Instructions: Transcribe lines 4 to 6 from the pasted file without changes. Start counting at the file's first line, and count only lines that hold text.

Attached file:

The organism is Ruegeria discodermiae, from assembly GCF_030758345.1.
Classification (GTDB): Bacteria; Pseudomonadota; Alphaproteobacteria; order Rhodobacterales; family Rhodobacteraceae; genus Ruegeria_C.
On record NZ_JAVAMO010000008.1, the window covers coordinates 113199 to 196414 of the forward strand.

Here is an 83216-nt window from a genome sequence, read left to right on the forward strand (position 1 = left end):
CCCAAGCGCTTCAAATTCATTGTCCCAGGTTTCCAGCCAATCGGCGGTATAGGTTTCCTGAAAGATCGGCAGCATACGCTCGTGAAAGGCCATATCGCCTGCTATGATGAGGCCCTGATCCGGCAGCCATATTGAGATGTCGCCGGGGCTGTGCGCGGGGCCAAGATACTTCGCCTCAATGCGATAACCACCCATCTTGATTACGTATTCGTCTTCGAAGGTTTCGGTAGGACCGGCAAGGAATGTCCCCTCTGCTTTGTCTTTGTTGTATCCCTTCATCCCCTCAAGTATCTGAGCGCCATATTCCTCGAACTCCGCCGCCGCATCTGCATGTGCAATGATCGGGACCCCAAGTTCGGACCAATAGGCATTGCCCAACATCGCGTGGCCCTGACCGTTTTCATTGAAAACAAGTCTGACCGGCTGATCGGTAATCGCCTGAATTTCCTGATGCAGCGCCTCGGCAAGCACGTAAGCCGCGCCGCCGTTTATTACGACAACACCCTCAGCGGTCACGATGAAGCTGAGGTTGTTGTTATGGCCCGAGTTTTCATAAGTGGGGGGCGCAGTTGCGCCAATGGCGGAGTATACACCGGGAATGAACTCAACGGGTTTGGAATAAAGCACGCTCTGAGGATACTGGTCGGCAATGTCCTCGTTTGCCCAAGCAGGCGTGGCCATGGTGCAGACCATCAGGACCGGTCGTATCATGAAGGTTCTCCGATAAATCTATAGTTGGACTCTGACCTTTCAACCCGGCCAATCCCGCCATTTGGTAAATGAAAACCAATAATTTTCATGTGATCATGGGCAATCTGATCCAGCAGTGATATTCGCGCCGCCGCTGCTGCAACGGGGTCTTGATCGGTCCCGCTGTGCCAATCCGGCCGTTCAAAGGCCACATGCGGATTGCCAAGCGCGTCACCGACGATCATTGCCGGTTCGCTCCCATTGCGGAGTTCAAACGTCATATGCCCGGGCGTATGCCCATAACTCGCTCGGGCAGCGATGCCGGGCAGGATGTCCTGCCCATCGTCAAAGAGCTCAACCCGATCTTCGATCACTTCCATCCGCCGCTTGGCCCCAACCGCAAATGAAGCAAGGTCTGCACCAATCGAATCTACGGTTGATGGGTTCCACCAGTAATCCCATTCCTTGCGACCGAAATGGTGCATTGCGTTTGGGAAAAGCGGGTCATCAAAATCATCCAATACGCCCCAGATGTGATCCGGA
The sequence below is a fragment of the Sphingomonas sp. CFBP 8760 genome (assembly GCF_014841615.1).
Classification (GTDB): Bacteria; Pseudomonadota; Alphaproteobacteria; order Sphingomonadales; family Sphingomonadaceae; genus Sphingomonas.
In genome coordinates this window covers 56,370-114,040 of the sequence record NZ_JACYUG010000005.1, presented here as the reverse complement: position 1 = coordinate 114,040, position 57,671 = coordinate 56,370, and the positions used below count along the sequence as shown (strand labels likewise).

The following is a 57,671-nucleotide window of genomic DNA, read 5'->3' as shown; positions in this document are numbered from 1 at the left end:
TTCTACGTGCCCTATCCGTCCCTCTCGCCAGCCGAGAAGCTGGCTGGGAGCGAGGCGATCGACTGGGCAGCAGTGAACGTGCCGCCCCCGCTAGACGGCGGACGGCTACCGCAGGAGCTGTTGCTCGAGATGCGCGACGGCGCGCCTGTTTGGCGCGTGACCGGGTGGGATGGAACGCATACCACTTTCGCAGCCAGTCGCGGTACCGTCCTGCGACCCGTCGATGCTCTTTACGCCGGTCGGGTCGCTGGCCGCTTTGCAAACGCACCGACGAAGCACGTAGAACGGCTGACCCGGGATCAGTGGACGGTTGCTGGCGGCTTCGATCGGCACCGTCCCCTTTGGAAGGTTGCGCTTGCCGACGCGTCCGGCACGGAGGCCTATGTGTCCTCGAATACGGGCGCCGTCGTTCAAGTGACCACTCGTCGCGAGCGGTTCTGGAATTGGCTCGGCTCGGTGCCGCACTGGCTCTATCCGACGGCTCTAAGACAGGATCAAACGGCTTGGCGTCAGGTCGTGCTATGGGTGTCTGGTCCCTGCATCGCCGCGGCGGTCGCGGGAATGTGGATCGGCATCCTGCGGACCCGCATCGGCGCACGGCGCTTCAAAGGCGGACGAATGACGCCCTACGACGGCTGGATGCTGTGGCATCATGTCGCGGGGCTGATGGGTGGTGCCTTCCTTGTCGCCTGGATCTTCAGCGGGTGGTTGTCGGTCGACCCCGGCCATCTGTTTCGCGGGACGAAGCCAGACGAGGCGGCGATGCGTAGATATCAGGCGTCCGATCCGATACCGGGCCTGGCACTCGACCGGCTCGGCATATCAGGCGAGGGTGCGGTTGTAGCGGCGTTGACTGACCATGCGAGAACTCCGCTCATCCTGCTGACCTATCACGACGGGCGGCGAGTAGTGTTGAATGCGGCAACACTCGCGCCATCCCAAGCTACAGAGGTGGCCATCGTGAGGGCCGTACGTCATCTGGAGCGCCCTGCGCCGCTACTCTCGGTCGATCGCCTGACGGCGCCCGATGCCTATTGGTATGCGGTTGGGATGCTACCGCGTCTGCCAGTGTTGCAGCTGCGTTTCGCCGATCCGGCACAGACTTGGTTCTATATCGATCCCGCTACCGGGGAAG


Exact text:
Here is an 83216-nt window from a genome sequence, read left to right on the forward strand (position 1 = left end):
CCCAAGCGCTTCAAATTCATTGTCCCAGGTTTCCAGCCAATCGGCGGTATAGGTTTCCTGAAAGATCGGCAGCATACGCTCGTGAAAGGCCATATCGCCTGCTATGATGAGGCCCTGATCCGGCAGCCATATTGAGATGTCGCCGGGGCTGTGCGCGGGGCCAAGATACTTCGCCTCAATGCGATAACCACCCATCTTGATTACGTATTCGTCTTCGAAGGTTTCGGTAGGACCGGCAAGGAATGTCCCCTCTGCTTTGTCTTTGTTGTATCCCTTCATCCCCTCAAGTATCTGAGCGCCATATTCCTCGAACTCCGCCGCCGCATCTGCATGTGCAATGATCGGGACCCCAAGTTCGGACCAATAGGCATTGCCCAACATCGCGTGGCCCTGACCGTTTTCATTGAAAACAAGTCTGACCGGCTGATCGGTAATCGCCTGAATTTCCTGATGCAGCGCCTCGGCAAGCACGTAAGCCGCGCCGCCGTTTATTACGACAACACCCTCAGCGGTCACGATGAAGCTGAGGTTGTTGTTATGGCCCGAGTTTTCATAAGTGGGGGGCGCAGTTGCGCCAATGGCGGAGTATACACCGGGAATGAACTCAACGGGTTTGGAATAAAGCACGCTCTGAGGATACTGGTCGGCAATGTCCTCGTTTGCCCAAGCAGGCGTGGCCATGGTGCAGACCATCAGGACCGGTCGTATCATGAAGGTTCTCCGATAAATCTATAGTTGGACTCTGACCTTTCAACCCGGCCAATCCCGCCATTTGGTAAATGAAAACCAATAATTTTCATGTGATCATGGGCAATCTGATCCAGCAGTGATATTCGCGCCGCCGCTGCTGCAACGGGGTCTTGATCGGTCCCGCTGTGCCAATCCGGCCGTTCAAAGGCCACATGCGGATTGCCAAGCGCGTCACCGACGATCATTGCCGGTTCGCTCCCATTGCGGAGTTCAAACGTCATATGCCCGGGCGTATGCCCATAACTCGCTCGGGCAGCGATGCCGGGCAGGATGTCCTGCCCATCGTCAAAGAGCTCAACCCGATCTTCGATCACTTCCATCCGCCGCTTGGCCCCAACCGCAAATGAAGCAAGGTCTGCACCAATCGAATCTACGGTTGATGGGTTCCACCAGTAATCCCATTCCTTGCGACCGAAATGGTGCATTGCGTTTGGGAAAAGCGGGTCATCAAAATCATCCAATACGCCCCAGATGTGATCCGGA
The sequence below is a fragment of the Sphingomonas sp. CFBP 8760 genome (assembly GCF_014841615.1).